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Caribbean adventures

Hannah Kent

Active travellers can enjoy any number of adventurous activities in the Caribbean.

Larger islands, such as the Dominican Republic, tend to offer more variety over a wider area, but this can involve travelling long distances. Don’t discount the islands of the Eastern Caribbean – St Lucia, St Vincent & The Grenadines, Grenada – where tall, volcanic islands, resplendent with rainforest and thick jungle, offer perhaps more accessible hiking, waterfalls, plunge pools and ziplines.

Birds and monkey business

The Caribbean is home to more than 550 species of bird of which nearly a third are found nowhere else in the world. St Lucia is one of the best and most accessible birding islands, having the distinction of being home to the highest number of endemic birds in the Eastern Caribbean region, including the rainforest-inhabiting St Lucia Parrot. Visit Millet Bird Sanctuary, Quilesse Reserve, Des Cartiers Trail and Vieux Fort Wetlands.

On St Kitts, green vervet free-roaming monkeys are as iconic as its historic fortresses and volcanic sand beaches. The monkeys are not native to St Kitts, or its sister isle Nevis where they also thrive, and were likely brought to the islands in the seventeenth century by early settlers as exotic pets.

Adrenaline rush

For a more adrenaline-inducing view of rainforests and their canopies try the ropes, suspension bridges and ziplines of St Kitts, and St Lucia where there is an optional aerial tram tour, and Antigua whose Screamer zipwire is a 100 metres high and long leap of faith above the rainforest floor.

A volcano drive-thru

For thrills of a different kind, on St Lucia, visit the world’s only drive-thru volcano. Drive up to the edge of the filled-in crater of steam and boiling mud at dormant Soufriere Volcano. Known locally as Sulphur Springs, the highlight for many visitors to this popular natural attraction is a dip in the restorative mud baths.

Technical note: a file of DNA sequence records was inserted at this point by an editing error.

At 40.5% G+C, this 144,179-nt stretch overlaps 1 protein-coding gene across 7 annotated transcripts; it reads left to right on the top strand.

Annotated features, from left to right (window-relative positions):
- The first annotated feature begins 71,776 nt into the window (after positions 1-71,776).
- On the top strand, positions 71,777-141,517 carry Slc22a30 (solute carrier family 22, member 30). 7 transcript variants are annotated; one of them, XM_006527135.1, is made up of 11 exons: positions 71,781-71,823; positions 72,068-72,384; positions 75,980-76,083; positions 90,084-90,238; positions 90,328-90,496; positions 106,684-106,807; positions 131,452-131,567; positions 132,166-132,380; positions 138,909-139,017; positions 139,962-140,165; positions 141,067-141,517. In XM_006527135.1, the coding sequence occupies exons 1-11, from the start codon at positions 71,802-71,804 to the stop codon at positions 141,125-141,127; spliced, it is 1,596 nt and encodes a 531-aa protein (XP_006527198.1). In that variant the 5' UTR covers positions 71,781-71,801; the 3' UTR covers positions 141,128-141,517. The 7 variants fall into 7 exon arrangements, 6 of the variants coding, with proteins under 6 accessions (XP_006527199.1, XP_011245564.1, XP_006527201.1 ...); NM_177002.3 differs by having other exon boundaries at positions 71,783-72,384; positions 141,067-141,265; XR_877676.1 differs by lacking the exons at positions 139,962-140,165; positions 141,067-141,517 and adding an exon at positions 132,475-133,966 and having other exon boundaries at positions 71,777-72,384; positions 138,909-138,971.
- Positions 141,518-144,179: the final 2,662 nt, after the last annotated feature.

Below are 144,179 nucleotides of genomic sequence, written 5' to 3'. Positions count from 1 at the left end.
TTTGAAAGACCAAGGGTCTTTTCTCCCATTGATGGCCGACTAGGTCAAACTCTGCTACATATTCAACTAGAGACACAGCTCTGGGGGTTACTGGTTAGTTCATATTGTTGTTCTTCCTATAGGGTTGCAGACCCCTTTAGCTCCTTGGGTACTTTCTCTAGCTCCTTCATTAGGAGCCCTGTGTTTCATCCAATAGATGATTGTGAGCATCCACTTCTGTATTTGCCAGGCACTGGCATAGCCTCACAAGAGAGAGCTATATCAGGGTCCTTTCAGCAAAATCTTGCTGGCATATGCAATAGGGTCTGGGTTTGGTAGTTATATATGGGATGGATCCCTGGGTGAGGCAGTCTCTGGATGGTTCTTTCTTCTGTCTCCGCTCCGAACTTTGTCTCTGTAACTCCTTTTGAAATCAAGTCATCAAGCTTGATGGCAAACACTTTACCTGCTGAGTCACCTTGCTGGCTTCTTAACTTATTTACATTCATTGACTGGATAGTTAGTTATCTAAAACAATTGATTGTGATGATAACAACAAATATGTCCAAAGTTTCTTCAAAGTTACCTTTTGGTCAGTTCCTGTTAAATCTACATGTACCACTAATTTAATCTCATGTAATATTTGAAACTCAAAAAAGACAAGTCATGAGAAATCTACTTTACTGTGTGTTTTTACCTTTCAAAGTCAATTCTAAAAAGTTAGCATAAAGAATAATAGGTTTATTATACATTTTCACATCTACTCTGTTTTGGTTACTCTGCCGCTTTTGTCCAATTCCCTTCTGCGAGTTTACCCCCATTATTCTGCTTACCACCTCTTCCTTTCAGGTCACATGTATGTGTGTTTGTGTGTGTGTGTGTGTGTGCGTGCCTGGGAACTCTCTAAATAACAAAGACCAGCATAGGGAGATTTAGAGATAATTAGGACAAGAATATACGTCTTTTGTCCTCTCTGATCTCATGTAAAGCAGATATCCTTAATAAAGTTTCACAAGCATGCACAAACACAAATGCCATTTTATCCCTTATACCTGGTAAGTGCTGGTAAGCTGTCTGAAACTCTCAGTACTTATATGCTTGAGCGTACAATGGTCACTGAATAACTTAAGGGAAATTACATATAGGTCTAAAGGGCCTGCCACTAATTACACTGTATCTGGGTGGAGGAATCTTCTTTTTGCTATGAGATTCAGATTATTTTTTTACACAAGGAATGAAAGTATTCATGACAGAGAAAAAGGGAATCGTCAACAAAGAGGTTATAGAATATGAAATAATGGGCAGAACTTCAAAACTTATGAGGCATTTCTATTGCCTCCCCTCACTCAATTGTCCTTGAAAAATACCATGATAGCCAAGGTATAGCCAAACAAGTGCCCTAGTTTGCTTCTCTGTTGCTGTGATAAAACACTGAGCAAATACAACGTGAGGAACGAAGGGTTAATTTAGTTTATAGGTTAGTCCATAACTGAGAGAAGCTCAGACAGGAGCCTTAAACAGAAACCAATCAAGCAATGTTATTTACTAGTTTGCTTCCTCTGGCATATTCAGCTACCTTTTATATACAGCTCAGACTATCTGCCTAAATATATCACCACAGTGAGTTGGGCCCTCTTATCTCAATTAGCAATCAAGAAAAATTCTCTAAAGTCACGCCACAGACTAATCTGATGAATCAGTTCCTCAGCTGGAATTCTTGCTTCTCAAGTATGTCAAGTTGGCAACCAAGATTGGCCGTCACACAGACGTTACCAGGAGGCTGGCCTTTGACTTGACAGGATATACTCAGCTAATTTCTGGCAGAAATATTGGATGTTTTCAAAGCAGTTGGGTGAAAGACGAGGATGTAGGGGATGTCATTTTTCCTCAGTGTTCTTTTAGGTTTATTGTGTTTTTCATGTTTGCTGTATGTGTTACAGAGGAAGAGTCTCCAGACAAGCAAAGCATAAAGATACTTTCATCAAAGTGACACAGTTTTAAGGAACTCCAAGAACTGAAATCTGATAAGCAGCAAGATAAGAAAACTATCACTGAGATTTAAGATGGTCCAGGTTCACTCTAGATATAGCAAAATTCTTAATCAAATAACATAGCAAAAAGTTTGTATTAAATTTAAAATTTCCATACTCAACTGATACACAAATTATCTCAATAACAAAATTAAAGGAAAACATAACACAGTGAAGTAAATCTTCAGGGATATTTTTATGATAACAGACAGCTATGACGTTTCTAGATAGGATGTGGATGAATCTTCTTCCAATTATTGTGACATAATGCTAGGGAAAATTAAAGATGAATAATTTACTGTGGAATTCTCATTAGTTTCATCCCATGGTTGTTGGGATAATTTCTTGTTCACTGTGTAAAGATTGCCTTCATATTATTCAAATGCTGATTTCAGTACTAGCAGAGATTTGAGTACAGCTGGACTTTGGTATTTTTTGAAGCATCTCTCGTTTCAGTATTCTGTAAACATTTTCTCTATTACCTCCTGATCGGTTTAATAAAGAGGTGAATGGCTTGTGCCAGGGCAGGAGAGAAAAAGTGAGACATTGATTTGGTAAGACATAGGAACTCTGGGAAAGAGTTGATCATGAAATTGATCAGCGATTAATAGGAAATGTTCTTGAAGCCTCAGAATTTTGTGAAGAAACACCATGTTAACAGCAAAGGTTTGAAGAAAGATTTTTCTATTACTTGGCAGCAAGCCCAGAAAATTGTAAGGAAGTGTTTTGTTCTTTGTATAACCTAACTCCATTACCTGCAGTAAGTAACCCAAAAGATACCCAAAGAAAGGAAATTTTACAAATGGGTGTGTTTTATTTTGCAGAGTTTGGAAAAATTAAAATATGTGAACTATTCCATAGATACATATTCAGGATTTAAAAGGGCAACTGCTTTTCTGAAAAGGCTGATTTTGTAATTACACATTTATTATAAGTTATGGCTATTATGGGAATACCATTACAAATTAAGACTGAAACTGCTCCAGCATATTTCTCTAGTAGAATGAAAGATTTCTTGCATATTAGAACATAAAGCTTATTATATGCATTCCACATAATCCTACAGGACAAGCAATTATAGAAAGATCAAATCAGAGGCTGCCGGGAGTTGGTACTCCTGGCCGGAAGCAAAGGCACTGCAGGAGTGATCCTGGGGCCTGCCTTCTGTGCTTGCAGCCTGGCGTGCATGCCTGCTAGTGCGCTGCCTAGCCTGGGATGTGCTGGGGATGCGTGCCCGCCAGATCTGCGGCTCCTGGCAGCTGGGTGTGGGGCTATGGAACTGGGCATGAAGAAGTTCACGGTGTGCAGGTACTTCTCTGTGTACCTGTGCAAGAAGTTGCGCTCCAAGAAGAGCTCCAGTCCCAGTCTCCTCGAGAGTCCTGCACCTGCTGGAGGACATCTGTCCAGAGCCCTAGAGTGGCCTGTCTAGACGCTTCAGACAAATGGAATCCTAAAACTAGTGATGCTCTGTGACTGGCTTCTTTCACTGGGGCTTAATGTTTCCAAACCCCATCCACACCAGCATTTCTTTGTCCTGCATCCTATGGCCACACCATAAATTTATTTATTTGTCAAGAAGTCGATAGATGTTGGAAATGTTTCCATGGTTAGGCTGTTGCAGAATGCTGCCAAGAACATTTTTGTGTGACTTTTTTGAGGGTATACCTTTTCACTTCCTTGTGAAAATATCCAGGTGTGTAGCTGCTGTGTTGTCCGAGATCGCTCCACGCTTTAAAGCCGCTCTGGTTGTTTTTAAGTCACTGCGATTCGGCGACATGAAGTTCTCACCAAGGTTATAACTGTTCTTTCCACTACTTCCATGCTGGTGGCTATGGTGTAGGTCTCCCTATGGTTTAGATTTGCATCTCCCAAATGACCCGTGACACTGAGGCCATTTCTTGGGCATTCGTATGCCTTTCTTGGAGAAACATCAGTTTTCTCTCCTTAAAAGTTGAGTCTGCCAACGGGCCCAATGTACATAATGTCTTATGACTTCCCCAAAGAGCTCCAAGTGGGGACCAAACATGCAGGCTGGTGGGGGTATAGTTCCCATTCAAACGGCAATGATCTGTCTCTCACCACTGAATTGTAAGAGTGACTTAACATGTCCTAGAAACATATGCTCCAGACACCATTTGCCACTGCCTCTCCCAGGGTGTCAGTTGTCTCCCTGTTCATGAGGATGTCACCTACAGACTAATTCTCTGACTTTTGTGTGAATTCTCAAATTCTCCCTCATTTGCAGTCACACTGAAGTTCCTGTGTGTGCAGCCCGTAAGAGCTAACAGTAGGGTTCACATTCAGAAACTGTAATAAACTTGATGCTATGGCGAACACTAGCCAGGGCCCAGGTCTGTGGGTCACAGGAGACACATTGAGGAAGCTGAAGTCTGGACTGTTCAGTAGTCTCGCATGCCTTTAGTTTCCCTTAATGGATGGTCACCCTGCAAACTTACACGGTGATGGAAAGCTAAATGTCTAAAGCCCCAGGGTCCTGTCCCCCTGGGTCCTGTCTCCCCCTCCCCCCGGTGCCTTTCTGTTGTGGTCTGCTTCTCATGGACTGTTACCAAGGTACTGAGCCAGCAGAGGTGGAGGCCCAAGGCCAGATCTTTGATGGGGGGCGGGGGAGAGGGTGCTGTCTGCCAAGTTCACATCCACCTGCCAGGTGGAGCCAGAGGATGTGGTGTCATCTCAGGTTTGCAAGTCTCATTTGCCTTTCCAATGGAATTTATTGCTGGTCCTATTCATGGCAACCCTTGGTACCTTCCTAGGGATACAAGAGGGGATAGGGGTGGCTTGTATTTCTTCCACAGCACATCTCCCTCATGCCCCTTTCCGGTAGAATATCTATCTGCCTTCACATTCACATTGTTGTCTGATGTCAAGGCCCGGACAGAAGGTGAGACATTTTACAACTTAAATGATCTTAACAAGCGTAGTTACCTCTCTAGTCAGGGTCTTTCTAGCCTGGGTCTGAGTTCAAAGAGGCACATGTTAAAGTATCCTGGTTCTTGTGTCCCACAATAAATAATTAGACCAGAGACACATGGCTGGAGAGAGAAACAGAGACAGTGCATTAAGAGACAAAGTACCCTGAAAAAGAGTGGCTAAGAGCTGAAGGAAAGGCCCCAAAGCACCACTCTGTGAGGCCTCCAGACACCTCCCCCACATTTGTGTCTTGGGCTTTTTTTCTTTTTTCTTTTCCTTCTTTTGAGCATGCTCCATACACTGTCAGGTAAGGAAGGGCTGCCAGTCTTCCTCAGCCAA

Many islands offer hiking opportunities through the hinterland which are gentle enough to be suitable for almost everyone, with a local guide present to highlight and explain the extraordinary flora, birdlife and wildlife. Other trekking opportunities on mountains and volcanoes can be more challenging.

From St Lucia you can make the pilgrimage to Pigeon Island National Park which juts out from the north west coast and is connected to the mainland via a causeway. The 44-acre forested hilltop islet features military ruins and panoramic views of the surrounding area from Signal Peak and Fort Rodney.

To the south west of the island the Pitons, twin volcanic mountains, have become the iconic symbol of St Lucia. Gros Piton is taller, Petit Piton is broader and steeper. Whilst the latter requires serious climbing experience, the former is a more of a trek to the almost 800 metre peak. Either climb requires permission and a guide, both of which can be sought at the base of Gros Piton. For the finest views of the Pitons follow the Tet Paul Trail, through fields of local crops and tropical trees, to a viewing platform affording magnificent views.